Alchermes (/ - /,, Italian: [alˈkɛrmes]; from the Arabic: القرمز, romanized: al-qirmiz, lit. 'cochineal', from Persian: کرمست, romanized: kirmist, lit. 'bloody, red, cochineal, carmine') is a type of Italian liqueur (especially in Tuscany, Emilia-Romagna and Sicily) prepared by infusing neutral spirits with sugar, cinnamon, cloves, nutmeg and vanilla, and other herbs and flavoring agents. Its most striking characteristic is its scarlet color, obtained by the addition of Kermes, a small scale insect from which the drink derives its name. Several proprietary variants are commercially available, where the coloring agent is a coal tar-derived dye such as E124 or E126, with alcoholic contents ranging from 21 to 32%. Its chief use is in coloring pastry, although a quick dessert is sometimes made by adding it to custard cream and sugar. In the Italian pudding zuppa inglese, sponge cake or ladyfingers soaked in this liqueur are a major ingredient.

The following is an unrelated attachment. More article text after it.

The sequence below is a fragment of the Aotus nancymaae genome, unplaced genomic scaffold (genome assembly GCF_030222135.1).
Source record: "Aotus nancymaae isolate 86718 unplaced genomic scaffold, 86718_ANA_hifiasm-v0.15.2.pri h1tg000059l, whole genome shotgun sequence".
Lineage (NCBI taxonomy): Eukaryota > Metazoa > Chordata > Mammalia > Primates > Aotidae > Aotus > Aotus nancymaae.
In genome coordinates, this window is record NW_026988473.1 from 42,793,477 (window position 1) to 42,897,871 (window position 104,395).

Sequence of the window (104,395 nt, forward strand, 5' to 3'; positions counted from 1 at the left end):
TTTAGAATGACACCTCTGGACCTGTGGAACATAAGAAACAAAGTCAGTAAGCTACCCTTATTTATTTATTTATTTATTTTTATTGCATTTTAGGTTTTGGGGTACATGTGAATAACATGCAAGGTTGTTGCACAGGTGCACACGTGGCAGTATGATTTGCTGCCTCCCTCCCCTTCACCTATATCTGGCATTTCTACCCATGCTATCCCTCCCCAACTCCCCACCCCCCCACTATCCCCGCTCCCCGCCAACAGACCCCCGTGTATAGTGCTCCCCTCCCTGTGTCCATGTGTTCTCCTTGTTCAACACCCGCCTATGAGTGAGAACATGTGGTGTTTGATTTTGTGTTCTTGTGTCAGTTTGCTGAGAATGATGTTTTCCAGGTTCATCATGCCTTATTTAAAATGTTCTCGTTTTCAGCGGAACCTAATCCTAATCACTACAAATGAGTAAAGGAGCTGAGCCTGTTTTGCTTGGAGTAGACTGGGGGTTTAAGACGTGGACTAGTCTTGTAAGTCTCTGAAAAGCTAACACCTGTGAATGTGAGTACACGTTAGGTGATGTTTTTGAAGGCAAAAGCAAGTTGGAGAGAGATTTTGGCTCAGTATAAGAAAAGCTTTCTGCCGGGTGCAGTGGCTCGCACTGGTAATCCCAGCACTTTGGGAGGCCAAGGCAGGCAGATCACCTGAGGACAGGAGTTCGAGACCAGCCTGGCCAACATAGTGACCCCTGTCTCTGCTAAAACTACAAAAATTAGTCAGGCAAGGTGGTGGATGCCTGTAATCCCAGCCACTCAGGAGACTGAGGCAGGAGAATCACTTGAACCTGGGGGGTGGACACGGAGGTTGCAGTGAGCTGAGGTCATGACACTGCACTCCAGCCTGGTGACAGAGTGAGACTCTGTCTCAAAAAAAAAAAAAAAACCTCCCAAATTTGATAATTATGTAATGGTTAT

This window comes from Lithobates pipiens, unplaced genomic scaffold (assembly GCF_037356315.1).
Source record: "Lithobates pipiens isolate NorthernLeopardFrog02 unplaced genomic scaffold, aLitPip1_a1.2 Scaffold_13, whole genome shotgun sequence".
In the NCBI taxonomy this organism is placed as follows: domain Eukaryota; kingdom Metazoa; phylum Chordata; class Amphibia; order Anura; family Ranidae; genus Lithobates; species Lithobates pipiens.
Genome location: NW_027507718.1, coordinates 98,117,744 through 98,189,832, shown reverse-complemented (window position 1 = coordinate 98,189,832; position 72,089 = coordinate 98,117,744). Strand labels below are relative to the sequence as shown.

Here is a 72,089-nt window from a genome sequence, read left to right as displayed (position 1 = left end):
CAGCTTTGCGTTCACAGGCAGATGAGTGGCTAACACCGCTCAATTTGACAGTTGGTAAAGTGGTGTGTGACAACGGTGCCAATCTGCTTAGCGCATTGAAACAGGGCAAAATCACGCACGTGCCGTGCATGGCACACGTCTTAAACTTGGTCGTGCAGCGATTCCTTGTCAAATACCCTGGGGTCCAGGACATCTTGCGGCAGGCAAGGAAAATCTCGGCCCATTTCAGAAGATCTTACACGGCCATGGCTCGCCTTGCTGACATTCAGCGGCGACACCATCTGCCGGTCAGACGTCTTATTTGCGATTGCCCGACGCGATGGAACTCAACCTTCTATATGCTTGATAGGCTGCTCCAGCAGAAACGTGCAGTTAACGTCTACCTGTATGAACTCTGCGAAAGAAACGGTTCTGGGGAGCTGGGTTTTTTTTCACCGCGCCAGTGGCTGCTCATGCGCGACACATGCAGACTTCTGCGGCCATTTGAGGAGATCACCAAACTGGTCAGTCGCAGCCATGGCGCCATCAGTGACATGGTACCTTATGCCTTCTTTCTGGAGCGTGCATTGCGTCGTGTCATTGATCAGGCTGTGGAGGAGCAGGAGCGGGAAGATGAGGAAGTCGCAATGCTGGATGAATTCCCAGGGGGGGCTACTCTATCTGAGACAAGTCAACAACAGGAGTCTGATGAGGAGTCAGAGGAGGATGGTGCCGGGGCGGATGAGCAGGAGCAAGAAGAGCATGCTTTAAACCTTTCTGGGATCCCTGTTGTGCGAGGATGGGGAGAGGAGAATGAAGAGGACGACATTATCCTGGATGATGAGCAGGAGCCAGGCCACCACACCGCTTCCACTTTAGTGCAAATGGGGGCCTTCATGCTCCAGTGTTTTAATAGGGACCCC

Alkermes was a modification of an 8th-century potion confectio alchermes, a tonic composed of raw silk, apple juice, ground pearls, musk, ambergris, gold leaf, rose water, cinnamon, sugar and honey. In pre-modern medicine, it was ranked among the best tonics for the heart, and was frequently used for the palpitation of the heart, or syncope, sometimes for smallpox or measles and a general restorative.
- Riley, Gillian (2007). The Oxford Companion to Italian Food. Oxford University Press.
- This article incorporates text from a publication now in the public domain: Chambers, Ephraim, ed. (1728). Cyclopædia, or an Universal Dictionary of Arts and Sciences (1st ed.). James and John Knapton, et al. Missing or empty
- Greenfield AB. Alkermes "Liqueur of Prodigious Strength" Gastronomica. 2007 Winter; 7(1):25-30.